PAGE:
• Great!
    You can and a REP instruction in there to do as many NOPs as you like (I think).
  • The waitx # is probably better because it's only one instruction, doesn't require a label, and is measured in single clock ticks.
  • I think I've decided that inline assembly is the way to go for things like I2C, where you don't want to dedicate a cog, or maybe even if you do.

    Now I wonder... Why didn't Spin1 have inline assembly?

    I think Chip said that his Spin2 will also have inline assembly, hopefully compatible with FastSpin...
  • Rayman wrote: »
    I think I've decided that inline assembly is the way to go for things like I2C, where you don't want to dedicate a cog, or maybe even if you do.
    Inline assembly may not even be necessary. Some famous computer scientist (I think it was Donald Knuth) once said that "Premature optimization is the root of all evil". For many purposes pure Spin code will work fine, particularly if it's compiled by fastspin to PASM. And Chip's Spin2 interpreter will be significantly faster than Spin1. So I would suggest first coding the driver in pure Spin (or C, or BASIC, or some other convenient high level language) and then only if there is in fact a performance issue worrying about optimizing inner loops with inline assembly. PASM is nice as assembly goes, but it's still not as nice as a high level language :).

  • Maybe that's true for fastspin…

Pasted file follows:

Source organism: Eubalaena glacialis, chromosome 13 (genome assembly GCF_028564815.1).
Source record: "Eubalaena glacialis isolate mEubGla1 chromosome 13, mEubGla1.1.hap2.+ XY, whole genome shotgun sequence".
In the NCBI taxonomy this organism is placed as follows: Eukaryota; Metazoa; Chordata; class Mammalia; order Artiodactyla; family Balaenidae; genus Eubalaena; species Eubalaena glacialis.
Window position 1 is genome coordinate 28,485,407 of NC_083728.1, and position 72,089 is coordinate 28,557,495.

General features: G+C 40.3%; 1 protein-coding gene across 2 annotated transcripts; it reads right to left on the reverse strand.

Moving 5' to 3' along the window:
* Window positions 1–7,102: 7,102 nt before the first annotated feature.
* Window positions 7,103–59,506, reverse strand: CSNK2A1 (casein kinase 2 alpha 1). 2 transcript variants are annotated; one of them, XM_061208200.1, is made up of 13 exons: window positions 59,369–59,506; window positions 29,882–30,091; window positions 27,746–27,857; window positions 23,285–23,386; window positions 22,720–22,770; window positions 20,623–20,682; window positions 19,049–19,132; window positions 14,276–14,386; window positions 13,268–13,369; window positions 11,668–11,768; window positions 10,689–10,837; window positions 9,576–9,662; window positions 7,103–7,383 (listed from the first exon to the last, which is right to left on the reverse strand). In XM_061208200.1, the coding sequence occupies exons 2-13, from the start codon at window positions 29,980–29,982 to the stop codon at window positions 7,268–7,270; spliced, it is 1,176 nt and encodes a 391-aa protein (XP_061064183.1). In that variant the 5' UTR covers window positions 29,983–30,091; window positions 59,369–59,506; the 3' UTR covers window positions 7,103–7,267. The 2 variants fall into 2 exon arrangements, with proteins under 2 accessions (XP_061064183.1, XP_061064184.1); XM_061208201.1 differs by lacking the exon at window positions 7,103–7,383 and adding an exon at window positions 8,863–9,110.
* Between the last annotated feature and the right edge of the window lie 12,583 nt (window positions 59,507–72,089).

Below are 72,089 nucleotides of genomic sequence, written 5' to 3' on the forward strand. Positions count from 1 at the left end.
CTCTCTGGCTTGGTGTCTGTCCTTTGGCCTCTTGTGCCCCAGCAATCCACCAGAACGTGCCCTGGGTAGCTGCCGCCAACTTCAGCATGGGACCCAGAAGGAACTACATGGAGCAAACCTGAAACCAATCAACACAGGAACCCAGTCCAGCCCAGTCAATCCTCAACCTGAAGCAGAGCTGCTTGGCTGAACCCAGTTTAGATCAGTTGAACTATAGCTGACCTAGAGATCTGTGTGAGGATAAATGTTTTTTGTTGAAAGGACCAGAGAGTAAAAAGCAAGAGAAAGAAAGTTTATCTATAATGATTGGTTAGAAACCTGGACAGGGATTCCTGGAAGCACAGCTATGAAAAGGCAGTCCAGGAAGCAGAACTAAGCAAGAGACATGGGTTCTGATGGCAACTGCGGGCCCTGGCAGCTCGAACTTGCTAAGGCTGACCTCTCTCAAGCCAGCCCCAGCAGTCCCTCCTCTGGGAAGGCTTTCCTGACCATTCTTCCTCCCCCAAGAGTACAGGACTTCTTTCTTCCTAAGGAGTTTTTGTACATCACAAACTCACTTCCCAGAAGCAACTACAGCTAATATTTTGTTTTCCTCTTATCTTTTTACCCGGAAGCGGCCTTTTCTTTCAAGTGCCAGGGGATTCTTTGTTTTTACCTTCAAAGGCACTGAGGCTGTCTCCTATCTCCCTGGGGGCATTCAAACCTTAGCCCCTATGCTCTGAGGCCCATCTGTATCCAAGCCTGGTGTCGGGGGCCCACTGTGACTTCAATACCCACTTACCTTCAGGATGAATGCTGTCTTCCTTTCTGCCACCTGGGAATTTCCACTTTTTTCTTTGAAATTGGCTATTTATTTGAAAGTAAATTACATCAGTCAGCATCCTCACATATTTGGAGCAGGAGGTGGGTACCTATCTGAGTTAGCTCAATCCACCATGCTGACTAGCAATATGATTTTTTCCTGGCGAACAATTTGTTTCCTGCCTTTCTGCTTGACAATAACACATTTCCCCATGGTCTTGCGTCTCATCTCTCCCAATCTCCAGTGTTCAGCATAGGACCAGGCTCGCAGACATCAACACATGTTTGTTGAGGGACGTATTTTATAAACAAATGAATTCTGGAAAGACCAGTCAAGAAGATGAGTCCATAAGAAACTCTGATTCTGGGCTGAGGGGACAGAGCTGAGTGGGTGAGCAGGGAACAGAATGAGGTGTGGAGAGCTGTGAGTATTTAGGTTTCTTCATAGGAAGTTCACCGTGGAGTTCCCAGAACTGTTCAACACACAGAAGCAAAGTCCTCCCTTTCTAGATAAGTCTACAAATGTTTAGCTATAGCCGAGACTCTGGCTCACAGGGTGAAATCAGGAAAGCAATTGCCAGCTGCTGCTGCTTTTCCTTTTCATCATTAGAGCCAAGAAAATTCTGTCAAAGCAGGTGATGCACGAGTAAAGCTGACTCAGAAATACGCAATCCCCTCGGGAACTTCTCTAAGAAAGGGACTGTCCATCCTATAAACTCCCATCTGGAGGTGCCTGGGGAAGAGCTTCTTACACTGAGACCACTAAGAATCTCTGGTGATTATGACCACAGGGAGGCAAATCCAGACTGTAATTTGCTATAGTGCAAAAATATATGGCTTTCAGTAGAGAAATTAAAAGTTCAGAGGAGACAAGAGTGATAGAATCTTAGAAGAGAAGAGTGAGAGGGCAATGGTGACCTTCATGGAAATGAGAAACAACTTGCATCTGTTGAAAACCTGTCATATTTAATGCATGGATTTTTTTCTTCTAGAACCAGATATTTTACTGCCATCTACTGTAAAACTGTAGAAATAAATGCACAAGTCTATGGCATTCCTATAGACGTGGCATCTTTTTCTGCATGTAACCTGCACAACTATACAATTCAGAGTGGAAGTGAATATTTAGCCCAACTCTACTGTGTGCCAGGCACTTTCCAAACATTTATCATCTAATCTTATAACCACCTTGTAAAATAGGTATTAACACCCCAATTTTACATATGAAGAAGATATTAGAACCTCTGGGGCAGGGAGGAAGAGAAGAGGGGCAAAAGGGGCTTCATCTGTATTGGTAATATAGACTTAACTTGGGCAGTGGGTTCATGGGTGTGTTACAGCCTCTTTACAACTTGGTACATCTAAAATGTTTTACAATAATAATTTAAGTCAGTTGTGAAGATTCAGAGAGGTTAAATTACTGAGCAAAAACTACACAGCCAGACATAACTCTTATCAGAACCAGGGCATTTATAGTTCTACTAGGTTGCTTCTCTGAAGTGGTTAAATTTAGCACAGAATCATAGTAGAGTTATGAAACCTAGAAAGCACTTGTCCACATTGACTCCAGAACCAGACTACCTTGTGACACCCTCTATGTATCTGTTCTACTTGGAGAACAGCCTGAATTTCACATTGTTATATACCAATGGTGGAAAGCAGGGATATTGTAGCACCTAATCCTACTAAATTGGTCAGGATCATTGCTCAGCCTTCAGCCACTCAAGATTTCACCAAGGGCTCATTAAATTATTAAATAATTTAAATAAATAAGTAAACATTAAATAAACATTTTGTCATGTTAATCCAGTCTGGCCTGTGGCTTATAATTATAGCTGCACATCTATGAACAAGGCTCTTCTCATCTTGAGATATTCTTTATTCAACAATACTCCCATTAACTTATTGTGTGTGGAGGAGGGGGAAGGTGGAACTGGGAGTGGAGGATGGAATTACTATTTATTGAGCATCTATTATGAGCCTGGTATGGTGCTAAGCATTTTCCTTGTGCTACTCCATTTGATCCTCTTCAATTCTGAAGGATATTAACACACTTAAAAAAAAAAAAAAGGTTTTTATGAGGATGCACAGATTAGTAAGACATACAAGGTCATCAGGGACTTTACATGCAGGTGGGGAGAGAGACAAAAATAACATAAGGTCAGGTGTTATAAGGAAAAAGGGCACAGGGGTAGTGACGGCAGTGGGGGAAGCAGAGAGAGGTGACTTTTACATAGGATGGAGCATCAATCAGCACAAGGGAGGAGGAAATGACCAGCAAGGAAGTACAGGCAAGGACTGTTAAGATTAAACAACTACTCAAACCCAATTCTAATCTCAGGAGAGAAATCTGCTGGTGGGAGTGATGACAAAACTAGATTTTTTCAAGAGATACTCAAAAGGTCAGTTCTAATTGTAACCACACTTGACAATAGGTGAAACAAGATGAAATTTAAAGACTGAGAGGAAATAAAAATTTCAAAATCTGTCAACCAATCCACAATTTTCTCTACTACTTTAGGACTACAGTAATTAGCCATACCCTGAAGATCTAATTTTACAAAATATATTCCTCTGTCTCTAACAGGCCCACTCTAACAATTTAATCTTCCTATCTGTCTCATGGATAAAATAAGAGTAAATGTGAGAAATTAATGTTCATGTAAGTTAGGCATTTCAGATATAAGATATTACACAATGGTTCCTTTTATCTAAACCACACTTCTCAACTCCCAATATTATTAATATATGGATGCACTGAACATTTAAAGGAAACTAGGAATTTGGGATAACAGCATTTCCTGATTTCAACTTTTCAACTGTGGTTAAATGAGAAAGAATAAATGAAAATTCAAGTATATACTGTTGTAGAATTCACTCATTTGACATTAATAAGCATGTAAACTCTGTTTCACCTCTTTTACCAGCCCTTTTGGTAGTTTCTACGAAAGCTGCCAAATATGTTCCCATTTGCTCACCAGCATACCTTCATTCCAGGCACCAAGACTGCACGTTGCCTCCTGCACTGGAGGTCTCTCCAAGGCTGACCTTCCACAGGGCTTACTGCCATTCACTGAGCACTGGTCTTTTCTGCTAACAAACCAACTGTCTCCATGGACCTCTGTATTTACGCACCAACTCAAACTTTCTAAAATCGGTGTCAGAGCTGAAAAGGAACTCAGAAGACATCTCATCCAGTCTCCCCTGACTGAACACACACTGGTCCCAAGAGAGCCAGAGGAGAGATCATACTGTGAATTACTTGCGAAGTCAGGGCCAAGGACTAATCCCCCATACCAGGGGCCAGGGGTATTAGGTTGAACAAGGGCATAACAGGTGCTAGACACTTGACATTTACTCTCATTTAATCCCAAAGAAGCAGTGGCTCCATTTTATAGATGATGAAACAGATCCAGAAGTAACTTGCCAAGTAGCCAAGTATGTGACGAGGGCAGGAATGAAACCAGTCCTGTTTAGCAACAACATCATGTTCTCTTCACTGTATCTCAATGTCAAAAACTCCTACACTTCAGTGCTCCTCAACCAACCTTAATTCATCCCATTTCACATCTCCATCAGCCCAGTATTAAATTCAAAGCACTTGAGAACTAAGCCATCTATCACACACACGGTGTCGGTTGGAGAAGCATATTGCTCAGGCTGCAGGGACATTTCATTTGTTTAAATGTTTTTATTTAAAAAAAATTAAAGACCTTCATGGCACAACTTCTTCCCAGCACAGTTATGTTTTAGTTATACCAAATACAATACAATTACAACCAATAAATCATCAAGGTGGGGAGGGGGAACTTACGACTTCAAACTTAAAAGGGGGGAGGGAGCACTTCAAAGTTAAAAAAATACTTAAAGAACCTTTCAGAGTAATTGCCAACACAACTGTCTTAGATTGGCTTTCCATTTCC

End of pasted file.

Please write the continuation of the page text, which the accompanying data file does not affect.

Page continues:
But, needs wrpin, which I don't think is part of Spin2.
    Also, want to be compatible with Chip's Spin2 (?).
  • whicker...

    The other BIG difference between the P2 and the P1is that everyone is going to be able to select their favorite system clock... So, you will want your i2c waitx ##_constant to be defined in terms of the clock frequency.

    something like: i2c_wait = ##_sysclock/100000.

    waitx i2c_wait


  • I just saw Chip's inline assembly...
    Looks the same as Fastspin, but starts with "org" and ends with "end".

    BTW: Looks like Chip's now has multiple return values. Thinking of doing that too?
  • Rayman wrote: »
    I just saw Chip's inline assembly...
    Looks the same as Fastspin, but starts with "org" and ends with "end".

    BTW: Looks like Chip's now has multiple return values. Thinking of doing that too?

    fastspin has had multiple return values for a long time now...
  • Inline assembly is a wonderful thing.

    Will really help people learn assembly.

    So easy in Spin2
  • jmgjmg Posts: 14,246
    Rayman wrote: »
    Inline assembly is a wonderful thing.

    Will really help people learn assembly.

    So easy in Spin2

    Yes. The other thing that helps a lot too, is good listing files from the compilers.
    Users can scan the created ASM code, and in many cases avoid needing in-line assembly.
    If they do need to in-line, they can cut/paste/tune the assembler bit that matters most.

    P2 is going to run mixed/multiple languages much more often than other MCUs, due to the isolated nature of each COG.